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Pablo Picasso




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Probably, no other artist is more associated with the term Modern Art than Pablo Picasso. For ones, Picasso is the greatest art genius of the twentieth century; for others he is a gifted charlatan. Pablo Picasso was born the son of an art teacher and not surprisingly, displayed enormous talents at a very early age. He was a painter, a sculptor, a ceramist and a graphic artist. In fact, he was a master of any medium or art form he chose to try his hand at. To call Picasso a master artist would be a great understatement, for the man created a staggering number of paintings, sculptures and drawings.

Pablo Picasso (1881-1973) - a painter, sculptor, graphic artist, and ceramicist. He is the foremost figure in 20th century art, a leader of the School of Paris. He was remarkable for his technical virtuosity and incredible originality. He was admitted to the Royal Academy of Barcelona at 14 and later moved to Paris, where he remained until 1947, then moving to the South of France.
During his lifetime, the artist went through different periods of characteristic painting styles. The Blue Period of Picasso lasted from about 1900 to 1904. It is characterized by the use of different shades of blue underlining the melancholic style of his subjects - people from the grim side of life with thin, half-starved bodies. His painting style during these years is masterly and convinces even those who reject his later modern style. During Picasso's Rose Period from about 1905 to 1906, his style moved away from the Blue Period to a friendly pink tone with subjects taken from the world of the circus.

Inspired by the works of Paul Cezanne Picasso, along with Georges Braque succeeded in his attempts to create a revolutionary new art form, Cubism, where subjects are reduced to basic geometrical shapes. These two artists let the art world know and see that several points of view of an object could be viewed at one time. In a later version of Cubism, called synthetic cubism, several views of an object or a person are shown simultaneously from a different perspective in one picture. In addition, they put forward the idea of spatial reconstruction and they expressed perfectly the idea that even though depth could be "faked", painting is a 2-dimensional art form.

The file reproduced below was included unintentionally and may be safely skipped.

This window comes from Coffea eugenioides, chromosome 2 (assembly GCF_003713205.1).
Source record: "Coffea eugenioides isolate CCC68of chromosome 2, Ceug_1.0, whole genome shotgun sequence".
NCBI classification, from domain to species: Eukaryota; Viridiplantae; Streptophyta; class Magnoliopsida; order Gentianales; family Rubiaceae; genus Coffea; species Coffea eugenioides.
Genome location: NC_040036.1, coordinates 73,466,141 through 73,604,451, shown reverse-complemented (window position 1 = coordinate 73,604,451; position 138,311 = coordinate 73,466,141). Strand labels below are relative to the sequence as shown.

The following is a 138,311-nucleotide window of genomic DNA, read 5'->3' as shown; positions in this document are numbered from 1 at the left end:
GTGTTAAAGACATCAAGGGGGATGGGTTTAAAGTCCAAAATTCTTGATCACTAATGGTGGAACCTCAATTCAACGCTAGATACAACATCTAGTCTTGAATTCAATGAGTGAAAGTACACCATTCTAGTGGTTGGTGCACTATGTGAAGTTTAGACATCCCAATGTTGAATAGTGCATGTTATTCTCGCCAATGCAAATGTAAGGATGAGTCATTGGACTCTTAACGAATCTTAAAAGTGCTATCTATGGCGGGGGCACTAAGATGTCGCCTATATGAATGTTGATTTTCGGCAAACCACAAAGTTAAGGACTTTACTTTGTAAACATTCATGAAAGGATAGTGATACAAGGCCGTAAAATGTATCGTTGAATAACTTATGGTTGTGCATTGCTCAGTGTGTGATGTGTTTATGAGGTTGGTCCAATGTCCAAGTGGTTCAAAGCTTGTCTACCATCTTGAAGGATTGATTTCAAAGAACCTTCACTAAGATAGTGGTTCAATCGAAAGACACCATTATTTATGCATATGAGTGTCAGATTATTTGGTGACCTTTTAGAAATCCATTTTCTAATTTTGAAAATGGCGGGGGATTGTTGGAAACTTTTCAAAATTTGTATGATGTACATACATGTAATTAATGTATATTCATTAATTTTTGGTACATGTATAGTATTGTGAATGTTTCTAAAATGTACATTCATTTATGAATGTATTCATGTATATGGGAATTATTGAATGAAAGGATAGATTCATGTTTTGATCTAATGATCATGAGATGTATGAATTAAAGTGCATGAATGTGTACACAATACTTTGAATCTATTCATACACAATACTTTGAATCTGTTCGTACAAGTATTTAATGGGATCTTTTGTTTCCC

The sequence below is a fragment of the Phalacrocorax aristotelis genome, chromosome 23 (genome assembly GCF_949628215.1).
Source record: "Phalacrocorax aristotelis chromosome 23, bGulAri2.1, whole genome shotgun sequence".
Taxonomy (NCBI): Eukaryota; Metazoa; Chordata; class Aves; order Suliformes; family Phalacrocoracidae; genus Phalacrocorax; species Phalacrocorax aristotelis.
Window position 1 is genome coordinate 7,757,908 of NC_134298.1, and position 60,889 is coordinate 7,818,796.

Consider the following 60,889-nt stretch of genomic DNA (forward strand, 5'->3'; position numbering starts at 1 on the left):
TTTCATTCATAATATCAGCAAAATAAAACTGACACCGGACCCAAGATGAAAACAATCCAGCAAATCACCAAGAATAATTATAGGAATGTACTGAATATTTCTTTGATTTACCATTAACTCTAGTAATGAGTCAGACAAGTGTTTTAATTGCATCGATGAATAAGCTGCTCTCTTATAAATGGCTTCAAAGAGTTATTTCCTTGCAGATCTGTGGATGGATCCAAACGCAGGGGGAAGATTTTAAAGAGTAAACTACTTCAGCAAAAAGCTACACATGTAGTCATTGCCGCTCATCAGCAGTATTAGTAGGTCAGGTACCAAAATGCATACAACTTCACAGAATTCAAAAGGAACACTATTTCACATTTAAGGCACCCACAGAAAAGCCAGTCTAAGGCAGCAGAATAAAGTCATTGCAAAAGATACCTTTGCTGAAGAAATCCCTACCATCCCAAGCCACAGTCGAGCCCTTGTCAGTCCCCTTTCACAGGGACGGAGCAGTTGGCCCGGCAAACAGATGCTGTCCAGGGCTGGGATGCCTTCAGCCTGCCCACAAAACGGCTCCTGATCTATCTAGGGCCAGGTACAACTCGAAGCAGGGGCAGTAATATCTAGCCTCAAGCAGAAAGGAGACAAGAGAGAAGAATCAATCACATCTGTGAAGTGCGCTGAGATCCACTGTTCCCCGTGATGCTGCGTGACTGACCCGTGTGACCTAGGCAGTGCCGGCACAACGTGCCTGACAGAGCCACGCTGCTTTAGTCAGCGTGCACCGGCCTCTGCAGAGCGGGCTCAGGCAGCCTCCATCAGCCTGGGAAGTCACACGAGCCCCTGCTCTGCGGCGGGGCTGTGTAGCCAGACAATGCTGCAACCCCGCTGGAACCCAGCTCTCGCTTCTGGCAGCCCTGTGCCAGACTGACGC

His second landmark work was Guernica, an impassioned condemnation of war and fascism. In his later years, Picasso turned to creations of fantasy and comic invention. Picasso's Guernica is a huge mural on canvas in black, white and grey which was created for the Spanish Pavilion of the Paris World's Fair in 1937. In Guernica, Picasso used symbolic forms - that are repeatedly found in his works following Guernica - like a dying horse or a weeping woman.
Guernica was exhibited at the museum of Modern Art in New York until 1981. It was transferred to the Prado Museum in Madrid in 1981 and was later moved to the Queen Sofia Center of Art, Madrid in 1992. Picasso had disallowed the return of Guernica to Spain until the end of the rule of Fascism by General Franco.

There are numerous books and articles with anectodes, citations and interviews by Picasso. It is hard to figure out what is real and what are inventions or fakes. Picasso did not seem to care too much what the press wrote about him as long as they wrote about him at all. Whether by intuition or carefully planned, he was a marketing genius, spinning his own legend at lifetime.

Picasso had an excellent business sense. He paid even small amounts by check: "People rather keep the check for my famous signature than to cash it." He enjoyed being famous and rich. He was charming and witty and he liked to confuse, to provoke and to have his fun with the public. Working consistently in sculpture, ceramics, and the graphic arts, he continued to explore his personal vision until his death at age 93. Picasso had created a total of more than 20,000 art objects during his lifetime - enough to keep the art market for his works in continuous movement.

Web: www.museupicasso.bcn.es

Copyright 2009 Grupo Imago Grupo Imago

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